The whole news archive is available below
The response clearly states that ‘local NHS and clinicians, rather than Whitehall, are best placed to make decisions on what treatment is appropriate for their patients – including complementary or alternative treatments such as homeopathy – and provide accordingly for those treatments.’
Dr Sara Eames, President of the UK Faculty of Homeopathy states: ‘As a doctor who practices homeopathy on the NHS, I know homeopathy is an important part of our health service helping tens of thousands of patients annually, a majority of whom have not been helped sufficiently with conventional treatments. I am pleased to see the government, contrary to the recommendations of the Science and Technology’s report, agrees that homeopathy has a place in the NHS and offers choice to both patients and local purchasers of healthcare.’
‘I am pleased to see that the government’s response embraces patients’ right to make informed choices about healthcare,’ notes British Homeopathic Association Chief Executive, Cristal Sumner. ‘This response makes it quite clear that this choice includes complementary medicine and homeopathy more particularly, which is a welcome affirmation to all current and potential patients across the UK.’
To see the full government response click here.
To see commentary on Science and Technology report click here.
Some excerpts from that resolution:
“The Council takes the position that homeopathy should fulfil the same scientific and ethical requirements as any other medical activity.”
“The Council assumes its rightful role in defence of society and citizens’ health, based on the fundamental premise that any therapy, conventional or not, allopathic, holistic or homeopathic, is a medical act which requires a prior diagnosis of its therapeutic indication and application, and should necessarily be made by an individual who is legally qualified and authorized to do so, which means a physician.”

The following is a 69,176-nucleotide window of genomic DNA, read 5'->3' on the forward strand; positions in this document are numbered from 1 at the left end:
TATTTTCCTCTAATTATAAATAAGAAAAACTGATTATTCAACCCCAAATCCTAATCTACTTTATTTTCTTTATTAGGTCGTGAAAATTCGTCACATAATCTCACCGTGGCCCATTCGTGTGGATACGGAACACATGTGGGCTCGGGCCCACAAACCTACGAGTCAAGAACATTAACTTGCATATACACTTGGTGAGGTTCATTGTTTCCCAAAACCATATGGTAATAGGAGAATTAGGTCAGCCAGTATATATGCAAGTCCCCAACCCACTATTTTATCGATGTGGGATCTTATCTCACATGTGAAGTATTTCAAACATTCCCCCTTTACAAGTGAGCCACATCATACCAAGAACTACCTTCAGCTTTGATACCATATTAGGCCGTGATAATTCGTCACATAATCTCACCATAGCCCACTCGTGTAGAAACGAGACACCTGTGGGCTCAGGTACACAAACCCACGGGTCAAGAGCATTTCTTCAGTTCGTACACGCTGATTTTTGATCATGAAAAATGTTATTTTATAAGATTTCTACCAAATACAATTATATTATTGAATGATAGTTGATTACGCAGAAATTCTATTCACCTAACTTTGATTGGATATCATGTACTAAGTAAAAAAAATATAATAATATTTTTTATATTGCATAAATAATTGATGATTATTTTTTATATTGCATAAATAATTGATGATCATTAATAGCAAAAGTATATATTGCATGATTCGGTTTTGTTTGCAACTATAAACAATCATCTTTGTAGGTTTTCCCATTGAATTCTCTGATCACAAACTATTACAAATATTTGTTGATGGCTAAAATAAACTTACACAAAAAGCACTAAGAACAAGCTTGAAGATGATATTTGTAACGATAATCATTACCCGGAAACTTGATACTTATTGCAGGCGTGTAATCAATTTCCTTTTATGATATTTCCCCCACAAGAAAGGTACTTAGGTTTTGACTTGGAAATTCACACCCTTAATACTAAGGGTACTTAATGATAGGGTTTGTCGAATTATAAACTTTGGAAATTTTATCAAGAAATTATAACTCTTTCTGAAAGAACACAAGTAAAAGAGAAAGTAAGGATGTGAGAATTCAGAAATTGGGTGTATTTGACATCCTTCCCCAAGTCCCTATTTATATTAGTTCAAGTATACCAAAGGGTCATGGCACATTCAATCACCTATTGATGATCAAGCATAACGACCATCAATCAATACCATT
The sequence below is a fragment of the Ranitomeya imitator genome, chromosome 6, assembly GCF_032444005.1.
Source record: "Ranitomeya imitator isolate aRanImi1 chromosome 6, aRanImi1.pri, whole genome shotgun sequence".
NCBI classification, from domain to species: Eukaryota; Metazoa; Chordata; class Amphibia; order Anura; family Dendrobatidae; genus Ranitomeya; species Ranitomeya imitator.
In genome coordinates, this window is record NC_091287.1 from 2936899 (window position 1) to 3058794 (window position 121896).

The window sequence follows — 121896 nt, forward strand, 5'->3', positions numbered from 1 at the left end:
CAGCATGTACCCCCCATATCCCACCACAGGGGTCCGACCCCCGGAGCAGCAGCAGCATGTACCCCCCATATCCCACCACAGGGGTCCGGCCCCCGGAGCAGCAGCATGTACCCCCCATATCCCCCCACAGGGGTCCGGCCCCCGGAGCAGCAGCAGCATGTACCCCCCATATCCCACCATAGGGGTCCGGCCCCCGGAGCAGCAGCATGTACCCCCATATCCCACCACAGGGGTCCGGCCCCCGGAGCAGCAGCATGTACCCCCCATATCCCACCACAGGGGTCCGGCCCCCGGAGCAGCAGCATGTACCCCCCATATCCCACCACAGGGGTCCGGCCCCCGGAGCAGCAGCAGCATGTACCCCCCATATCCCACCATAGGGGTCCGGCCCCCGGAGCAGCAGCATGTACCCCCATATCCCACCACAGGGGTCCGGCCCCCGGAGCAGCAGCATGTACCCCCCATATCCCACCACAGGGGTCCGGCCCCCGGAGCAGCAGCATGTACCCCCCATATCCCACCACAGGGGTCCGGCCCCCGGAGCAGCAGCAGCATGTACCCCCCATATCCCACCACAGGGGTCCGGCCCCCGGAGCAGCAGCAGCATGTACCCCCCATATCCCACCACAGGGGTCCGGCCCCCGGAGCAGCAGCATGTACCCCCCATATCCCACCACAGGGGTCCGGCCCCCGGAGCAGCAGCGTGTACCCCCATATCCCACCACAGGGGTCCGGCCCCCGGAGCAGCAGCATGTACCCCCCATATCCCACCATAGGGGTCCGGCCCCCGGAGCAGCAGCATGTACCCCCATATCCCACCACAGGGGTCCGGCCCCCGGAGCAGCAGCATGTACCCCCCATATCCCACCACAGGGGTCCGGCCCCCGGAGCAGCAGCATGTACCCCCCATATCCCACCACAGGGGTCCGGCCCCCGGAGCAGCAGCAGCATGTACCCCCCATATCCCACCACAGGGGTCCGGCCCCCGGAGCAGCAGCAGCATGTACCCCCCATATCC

“Regardless of their results, all activities concerning a person’s health are regarded as health acts. If, in addition, they require a diagnosis, they become a medical act. Under existing law, in order to give a correct diagnosis a body of knowledge is essential which only medical doctors have acquired.”
“Homeopathic doctors are trained in both conventional medicine and homeopathy, and only their diagnosis and differential diagnosis ensures that citizens will receive a correct therapeutic approach, avoiding, above all, the error of omission and the delay in necessary treatment that, regardless of their effectiveness, may endanger their lives”.
“Homeopathy should be subject to the same ethical and scientific criteria as any other medical activity. Thus, to prove, scientifically, its effectiveness and efficiency through the implementation of relevant studies, developed with sufficient rigour and adequate methodology”.
The overuse of antibiotics in poultry, beef cattle and swine production poses a serious threat to human health, animal health and the environment. Sustainable alternatives to antibiotics are desperately needed.
In the organic livestock sector antibiotics are preferably replaced by complementary or alternative medicines (CAM), of which homeopathy is the most frequently applied. Homeopathic treatment has significant benefits since there are no residues of homeopathic medicines in animal products, nor does homeopathy generate resistant microorganisms.
The Biological Farming Systems Group at the Wageningen University in the Netherlands recently conducted a research study to investigate if homeopathy might be an alternative to antibiotics in one of the most common illnesses in swine which is neonatal diarrhoea of piglets. This disease leads to weight loss and increased piglet mortality, which has substantial economic consequences. Conventional treatments of Escherichia coli (E. coli) diarrhoea is administration of antibiotics to affected piglets, or preventive vaccination of the sows.